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Politics

Expect House to Start Upcoming Session Earlier; Rules Won't Change Dramatically

November 18, 2012 - 6:00pm

The House will start its sessions a little earlier, and one subcommittee will write the House budget for both K-12 education and higher ed, under new rules proposed Friday by leadership for approval by legislators next week.

For the most part, House rules put forward by House Rules Chairman Rob Schenck, R-Spring Hill, don't include many changes from the existing ones.

For nonmembers, the most noticeable changes will include a new default start time for floor sessions, 8 a.m. instead of 9 a.m. as it has been in recent years.

Also, at the request of incoming House Speaker Will Weatherford, R-Wesley Chapel, the committee structure will be slightly different this year. He had already outlined many of those changes in committees in a memo earlier this month to members, but the rules lay out the committee and subcommittee structure, showing exactly what committees will exist.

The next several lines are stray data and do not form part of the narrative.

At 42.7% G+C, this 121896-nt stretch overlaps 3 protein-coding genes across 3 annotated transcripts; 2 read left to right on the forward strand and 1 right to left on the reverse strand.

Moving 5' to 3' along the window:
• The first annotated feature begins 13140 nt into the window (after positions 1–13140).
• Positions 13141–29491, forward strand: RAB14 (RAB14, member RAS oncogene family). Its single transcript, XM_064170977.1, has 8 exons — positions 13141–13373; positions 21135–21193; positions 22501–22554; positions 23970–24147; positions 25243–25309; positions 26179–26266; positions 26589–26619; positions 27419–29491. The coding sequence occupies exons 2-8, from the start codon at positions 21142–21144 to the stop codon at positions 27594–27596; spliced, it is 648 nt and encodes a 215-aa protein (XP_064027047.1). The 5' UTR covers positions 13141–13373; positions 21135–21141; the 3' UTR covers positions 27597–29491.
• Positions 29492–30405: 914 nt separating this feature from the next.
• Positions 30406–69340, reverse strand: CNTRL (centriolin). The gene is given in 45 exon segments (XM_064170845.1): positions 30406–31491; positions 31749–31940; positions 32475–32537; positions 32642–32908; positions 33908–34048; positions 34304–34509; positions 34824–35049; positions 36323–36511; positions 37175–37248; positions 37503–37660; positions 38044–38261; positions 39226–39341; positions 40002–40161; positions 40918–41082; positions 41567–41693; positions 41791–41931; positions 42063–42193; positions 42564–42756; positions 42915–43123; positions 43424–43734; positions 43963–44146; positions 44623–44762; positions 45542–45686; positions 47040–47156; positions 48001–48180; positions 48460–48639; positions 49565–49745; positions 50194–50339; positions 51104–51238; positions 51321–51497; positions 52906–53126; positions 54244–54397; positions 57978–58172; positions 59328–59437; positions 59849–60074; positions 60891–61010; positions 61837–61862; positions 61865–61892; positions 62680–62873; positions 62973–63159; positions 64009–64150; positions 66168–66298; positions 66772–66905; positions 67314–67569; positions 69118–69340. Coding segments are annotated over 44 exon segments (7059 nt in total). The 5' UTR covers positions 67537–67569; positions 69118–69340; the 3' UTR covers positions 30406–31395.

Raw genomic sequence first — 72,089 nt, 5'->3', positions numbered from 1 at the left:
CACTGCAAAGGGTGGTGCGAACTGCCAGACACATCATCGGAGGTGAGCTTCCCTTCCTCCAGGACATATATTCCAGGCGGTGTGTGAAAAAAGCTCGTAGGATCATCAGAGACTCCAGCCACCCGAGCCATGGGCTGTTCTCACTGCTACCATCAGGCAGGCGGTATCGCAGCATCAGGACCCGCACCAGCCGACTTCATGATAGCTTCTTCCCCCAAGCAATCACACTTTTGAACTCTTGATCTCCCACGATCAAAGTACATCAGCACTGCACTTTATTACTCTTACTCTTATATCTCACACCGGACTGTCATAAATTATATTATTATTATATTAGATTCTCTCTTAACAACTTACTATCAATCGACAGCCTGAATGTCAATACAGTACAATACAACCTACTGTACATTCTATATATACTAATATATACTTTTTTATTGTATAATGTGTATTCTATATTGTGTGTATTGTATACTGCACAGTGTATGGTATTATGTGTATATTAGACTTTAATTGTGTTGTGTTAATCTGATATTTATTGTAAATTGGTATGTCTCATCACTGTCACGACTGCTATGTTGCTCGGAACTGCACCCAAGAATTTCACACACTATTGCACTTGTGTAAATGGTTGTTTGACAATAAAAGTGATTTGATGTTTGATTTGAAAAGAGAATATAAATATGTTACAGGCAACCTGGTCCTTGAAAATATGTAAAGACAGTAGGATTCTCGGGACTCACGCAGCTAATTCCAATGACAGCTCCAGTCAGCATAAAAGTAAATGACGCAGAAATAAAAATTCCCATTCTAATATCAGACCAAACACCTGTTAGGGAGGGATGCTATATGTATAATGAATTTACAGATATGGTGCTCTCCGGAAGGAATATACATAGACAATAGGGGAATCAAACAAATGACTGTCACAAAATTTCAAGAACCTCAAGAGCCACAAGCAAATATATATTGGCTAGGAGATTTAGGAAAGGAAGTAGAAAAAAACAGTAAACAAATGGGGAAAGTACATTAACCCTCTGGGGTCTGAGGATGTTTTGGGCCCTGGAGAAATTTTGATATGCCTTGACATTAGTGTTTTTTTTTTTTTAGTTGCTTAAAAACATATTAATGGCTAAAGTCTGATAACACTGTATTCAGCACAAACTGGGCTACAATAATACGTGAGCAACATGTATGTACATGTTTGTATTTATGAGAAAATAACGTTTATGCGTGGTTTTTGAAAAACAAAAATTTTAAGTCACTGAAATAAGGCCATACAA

Under the Appropriations Committee in the House there will be an Education Appropriations Subcommittee, rather than separate committees for K-12 and higher education funding.

The House State Affairs Committee will also have an Ethics and Elections Subcommittee this year, which it didn't have last year. Weatherford said recently he wants the committee to consider possible changes to election laws to make vote counting faster, and wants to look at major changes to campaign finance laws.

Lawmakers return to Tallahassee this coming Tuesday for the organizational session for the new Legislature, and are expected to vote to approve the rules then.

House members will continue to be limited to filing six bills each, and two of them must be filed six weeks before the start of session. Exceptions to the limit include local bills, ceremonial bills, trust fund or public record bills related to another measure, and repealer bills.

One difference in bill filing is the removal of an incentive for filing repealer bills that previously existed. In the old rules, if a member filed a bill repealing a law, once that bill got through its first committee, the member got a free extra bill slot. That is gone from the new proposed rules.

Other significant changes include requiring people filing sworn complaints with the Rules Chairman against members of the House to disclose their name and address.

House bill filing deadlines remain the same, requiring most to be filed by the first day of the regular session.

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